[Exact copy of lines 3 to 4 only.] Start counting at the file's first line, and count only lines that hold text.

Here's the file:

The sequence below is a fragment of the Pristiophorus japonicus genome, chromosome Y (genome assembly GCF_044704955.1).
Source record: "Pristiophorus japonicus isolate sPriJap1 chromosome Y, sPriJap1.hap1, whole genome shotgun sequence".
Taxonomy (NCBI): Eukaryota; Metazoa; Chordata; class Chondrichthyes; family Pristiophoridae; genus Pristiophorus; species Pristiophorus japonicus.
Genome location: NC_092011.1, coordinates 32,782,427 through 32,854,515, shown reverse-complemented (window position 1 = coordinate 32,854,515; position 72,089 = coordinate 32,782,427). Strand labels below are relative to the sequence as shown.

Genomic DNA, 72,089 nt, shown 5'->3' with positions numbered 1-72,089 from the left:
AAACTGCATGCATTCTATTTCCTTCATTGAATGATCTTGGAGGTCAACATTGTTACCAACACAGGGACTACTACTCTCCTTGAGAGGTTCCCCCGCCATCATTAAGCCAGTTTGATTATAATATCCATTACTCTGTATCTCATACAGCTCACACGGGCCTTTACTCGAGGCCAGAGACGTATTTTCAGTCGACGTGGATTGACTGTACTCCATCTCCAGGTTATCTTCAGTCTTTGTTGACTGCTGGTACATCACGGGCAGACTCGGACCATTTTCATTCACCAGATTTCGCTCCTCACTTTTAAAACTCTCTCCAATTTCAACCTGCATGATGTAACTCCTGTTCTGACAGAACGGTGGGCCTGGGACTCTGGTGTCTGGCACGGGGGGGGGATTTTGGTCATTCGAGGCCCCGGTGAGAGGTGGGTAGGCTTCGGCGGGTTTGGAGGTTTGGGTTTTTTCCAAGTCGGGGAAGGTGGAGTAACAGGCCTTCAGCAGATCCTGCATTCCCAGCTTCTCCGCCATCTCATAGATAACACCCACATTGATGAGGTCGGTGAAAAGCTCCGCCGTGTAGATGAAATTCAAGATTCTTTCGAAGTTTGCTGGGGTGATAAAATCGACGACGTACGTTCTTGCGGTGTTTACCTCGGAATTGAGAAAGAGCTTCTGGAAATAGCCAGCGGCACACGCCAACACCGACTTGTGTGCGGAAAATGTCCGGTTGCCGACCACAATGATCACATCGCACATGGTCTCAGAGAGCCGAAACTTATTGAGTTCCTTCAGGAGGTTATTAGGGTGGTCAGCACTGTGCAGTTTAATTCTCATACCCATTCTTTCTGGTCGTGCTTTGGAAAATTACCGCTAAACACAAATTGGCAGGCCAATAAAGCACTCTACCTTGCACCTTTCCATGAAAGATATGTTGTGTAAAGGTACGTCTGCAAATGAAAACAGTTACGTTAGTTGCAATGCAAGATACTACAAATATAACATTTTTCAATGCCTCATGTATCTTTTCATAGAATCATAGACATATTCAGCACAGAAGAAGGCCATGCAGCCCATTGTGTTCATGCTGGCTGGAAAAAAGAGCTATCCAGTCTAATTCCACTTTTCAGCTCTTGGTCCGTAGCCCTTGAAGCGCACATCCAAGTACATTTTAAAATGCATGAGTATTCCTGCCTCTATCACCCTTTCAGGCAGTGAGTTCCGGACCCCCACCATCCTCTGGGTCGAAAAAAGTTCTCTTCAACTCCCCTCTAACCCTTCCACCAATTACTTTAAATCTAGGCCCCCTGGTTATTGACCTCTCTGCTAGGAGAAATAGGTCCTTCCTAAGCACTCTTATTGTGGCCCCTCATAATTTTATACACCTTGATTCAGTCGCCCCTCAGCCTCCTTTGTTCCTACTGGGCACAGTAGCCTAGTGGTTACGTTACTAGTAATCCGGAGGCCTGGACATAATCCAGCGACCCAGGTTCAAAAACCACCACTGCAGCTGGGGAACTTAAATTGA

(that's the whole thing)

Taxonomy (NCBI): Eukaryota; Metazoa; Chordata; class Chondrichthyes; family Pristiophoridae; genus Pristiophorus; species Pristiophorus japonicus.
Genome location: NC_092011.1, coordinates 32,782,427 through 32,854,515, shown reverse-complemented (window position 1 = coordinate 32,854,515; position 72,089 = coordinate 32,782,427). Strand labels below are relative to the sequence as shown.